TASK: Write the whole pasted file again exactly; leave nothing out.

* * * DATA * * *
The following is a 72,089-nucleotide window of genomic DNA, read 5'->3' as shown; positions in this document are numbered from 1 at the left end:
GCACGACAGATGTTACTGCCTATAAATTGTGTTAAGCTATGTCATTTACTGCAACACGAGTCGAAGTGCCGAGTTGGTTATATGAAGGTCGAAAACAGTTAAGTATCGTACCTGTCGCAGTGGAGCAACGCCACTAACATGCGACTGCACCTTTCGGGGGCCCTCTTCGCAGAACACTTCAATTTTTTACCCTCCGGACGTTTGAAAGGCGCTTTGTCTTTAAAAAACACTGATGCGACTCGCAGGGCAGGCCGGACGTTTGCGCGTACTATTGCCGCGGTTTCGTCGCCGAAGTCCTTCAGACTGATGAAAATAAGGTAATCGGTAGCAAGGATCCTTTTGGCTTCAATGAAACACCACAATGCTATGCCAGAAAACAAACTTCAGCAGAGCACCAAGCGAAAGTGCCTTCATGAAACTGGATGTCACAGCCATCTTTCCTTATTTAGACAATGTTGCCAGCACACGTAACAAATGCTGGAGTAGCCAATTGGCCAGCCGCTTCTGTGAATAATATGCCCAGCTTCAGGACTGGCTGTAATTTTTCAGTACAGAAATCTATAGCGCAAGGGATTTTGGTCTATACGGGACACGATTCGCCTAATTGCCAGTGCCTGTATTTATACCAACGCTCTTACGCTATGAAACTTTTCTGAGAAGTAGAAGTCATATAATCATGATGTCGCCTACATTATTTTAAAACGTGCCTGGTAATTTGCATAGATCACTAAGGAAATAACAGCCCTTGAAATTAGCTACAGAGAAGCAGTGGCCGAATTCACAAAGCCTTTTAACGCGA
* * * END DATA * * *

The following is a 72,089-nucleotide window of genomic DNA, read 5'->3' as shown; positions in this document are numbered from 1 at the left end:
GCACGACAGATGTTACTGCCTATAAATTGTGTTAAGCTATGTCATTTACTGCAACACGAGTCGAAGTGCCGAGTTGGTTATATGAAGGTCGAAAACAGTTAAGTATCGTACCTGTCGCAGTGGAGCAACGCCACTAACATGCGACTGCACCTTTCGGGGGCCCTCTTCGCAGAACACTTCAATTTTTTACCCTCCGGACGTTTGAAAGGCGCTTTGTCTTTAAAAAACACTGATGCGACTCGCAGGGCAGGCCGGACGTTTGCGCGTACTATTGCCGCGGTTTCGTCGCCGAAGTCCTTCAGACTGATGAAAATAAGGTAATCGGTAGCAAGGATCCTTTTGGCTTCAATGAAACACCACAATGCTATGCCAGAAAACAAACTTCAGCAGAGCACCAAGCGAAAGTGCCTTCATGAAACTGGATGTCACAGCCATCTTTCCTTATTTAGACAATGTTGCCAGCACACGTAACAAATGCTGGAGTAGCCAATTGGCCAGCCGCTTCTGTGAATAATATGCCCAGCTTCAGGACTGGCTGTAATTTTTCAGTACAGAAATCTATAGCGCAAGGGATTTTGGTCTATACGGGACACGATTCGCCTAATTGCCAGTGCCTGTATTTATACCAACGCTCTTACGCTATGAAACTTTTCTGAGAAGTAGAAGTCATATAATCATGATGTCGCCTACATTATTTTAAAACGTGCCTGGTAATTTGCATAGATCACTAAGGAAATAACAGCCCTTGAAATTAGCTACAGAGAAGCAGTGGCCGAATTCACAAAGCCTTTTAACGCGA